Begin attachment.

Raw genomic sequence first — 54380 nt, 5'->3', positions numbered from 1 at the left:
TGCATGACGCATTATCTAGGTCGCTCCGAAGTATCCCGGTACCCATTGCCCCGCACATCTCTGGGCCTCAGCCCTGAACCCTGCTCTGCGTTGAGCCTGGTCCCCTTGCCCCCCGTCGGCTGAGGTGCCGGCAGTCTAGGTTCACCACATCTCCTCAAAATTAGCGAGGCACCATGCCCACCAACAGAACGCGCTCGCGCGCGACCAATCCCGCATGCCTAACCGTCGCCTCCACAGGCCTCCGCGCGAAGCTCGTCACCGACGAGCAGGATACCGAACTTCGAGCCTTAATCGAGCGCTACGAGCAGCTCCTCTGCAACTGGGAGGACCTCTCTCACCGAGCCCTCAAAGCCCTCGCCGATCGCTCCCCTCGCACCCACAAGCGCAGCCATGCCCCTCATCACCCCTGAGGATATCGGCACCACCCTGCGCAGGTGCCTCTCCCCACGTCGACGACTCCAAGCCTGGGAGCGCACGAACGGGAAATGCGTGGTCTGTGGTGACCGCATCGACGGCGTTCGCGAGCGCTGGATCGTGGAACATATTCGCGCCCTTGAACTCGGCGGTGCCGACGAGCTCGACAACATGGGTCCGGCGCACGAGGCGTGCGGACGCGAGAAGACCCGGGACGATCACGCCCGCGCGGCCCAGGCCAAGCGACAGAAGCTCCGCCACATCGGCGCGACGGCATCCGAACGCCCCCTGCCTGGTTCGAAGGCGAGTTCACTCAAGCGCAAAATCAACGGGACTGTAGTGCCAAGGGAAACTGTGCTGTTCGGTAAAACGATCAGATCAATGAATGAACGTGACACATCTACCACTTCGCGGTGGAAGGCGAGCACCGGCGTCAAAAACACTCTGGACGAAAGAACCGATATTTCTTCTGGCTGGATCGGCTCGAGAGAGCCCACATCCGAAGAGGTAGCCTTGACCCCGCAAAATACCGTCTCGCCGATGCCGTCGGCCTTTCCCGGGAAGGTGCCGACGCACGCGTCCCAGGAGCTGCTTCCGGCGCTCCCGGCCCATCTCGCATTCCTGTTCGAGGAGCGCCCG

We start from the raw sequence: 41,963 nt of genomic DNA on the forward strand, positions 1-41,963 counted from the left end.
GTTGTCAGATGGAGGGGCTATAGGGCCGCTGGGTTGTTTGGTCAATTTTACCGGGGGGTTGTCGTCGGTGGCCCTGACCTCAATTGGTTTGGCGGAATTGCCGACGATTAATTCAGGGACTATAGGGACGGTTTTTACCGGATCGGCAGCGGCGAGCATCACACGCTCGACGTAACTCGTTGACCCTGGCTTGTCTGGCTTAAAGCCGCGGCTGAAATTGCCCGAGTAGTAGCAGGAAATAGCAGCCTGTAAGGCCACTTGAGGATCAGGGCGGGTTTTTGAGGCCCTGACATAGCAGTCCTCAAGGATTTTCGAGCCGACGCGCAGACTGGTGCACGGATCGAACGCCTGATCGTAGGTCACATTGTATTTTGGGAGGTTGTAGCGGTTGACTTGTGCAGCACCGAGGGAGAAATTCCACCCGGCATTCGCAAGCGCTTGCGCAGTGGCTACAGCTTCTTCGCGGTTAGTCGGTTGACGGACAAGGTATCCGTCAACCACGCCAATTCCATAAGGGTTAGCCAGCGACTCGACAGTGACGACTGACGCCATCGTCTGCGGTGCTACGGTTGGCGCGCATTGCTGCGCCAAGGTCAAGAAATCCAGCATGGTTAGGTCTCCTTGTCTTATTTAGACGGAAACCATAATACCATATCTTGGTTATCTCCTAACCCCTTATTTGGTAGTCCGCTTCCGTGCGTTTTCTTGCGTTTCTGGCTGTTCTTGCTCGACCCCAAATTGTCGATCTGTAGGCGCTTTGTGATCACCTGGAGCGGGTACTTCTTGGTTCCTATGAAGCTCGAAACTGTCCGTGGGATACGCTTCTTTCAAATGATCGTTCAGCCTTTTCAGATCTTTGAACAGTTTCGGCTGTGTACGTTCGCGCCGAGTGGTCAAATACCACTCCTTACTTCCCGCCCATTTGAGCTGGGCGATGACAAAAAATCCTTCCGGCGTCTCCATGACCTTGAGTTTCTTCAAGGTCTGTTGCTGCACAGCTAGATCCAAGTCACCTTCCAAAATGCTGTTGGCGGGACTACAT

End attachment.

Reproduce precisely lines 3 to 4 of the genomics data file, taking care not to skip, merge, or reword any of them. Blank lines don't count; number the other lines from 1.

We start from the raw sequence: 41,963 nt of genomic DNA on the forward strand, positions 1-41,963 counted from the left end.
GTTGTCAGATGGAGGGGCTATAGGGCCGCTGGGTTGTTTGGTCAATTTTACCGGGGGGTTGTCGTCGGTGGCCCTGACCTCAATTGGTTTGGCGGAATTGCCGACGATTAATTCAGGGACTATAGGGACGGTTTTTACCGGATCGGCAGCGGCGAGCATCACACGCTCGACGTAACTCGTTGACCCTGGCTTGTCTGGCTTAAAGCCGCGGCTGAAATTGCCCGAGTAGTAGCAGGAAATAGCAGCCTGTAAGGCCACTTGAGGATCAGGGCGGGTTTTTGAGGCCCTGACATAGCAGTCCTCAAGGATTTTCGAGCCGACGCGCAGACTGGTGCACGGATCGAACGCCTGATCGTAGGTCACATTGTATTTTGGGAGGTTGTAGCGGTTGACTTGTGCAGCACCGAGGGAGAAATTCCACCCGGCATTCGCAAGCGCTTGCGCAGTGGCTACAGCTTCTTCGCGGTTAGTCGGTTGACGGACAAGGTATCCGTCAACCACGCCAATTCCATAAGGGTTAGCCAGCGACTCGACAGTGACGACTGACGCCATCGTCTGCGGTGCTACGGTTGGCGCGCATTGCTGCGCCAAGGTCAAGAAATCCAGCATGGTTAGGTCTCCTTGTCTTATTTAGACGGAAACCATAATACCATATCTTGGTTATCTCCTAACCCCTTATTTGGTAGTCCGCTTCCGTGCGTTTTCTTGCGTTTCTGGCTGTTCTTGCTCGACCCCAAATTGTCGATCTGTAGGCGCTTTGTGATCACCTGGAGCGGGTACTTCTTGGTTCCTATGAAGCTCGAAACTGTCCGTGGGATACGCTTCTTTCAAATGATCGTTCAGCCTTTTCAGATCTTTGAACAGTTTCGGCTGTGTACGTTCGCGCCGAGTGGTCAAATACCACTCCTTACTTCCCGCCCATTTGAGCTGGGCGATGACAAAAAATCCTTCCGGCGTCTCCATGACCTTGAGTTTCTTCAAGGTCTGTTGCTGCACAGCTAGATCCAAGTCACCTTCCAAAATGCTGTTGGCGGGACTACAT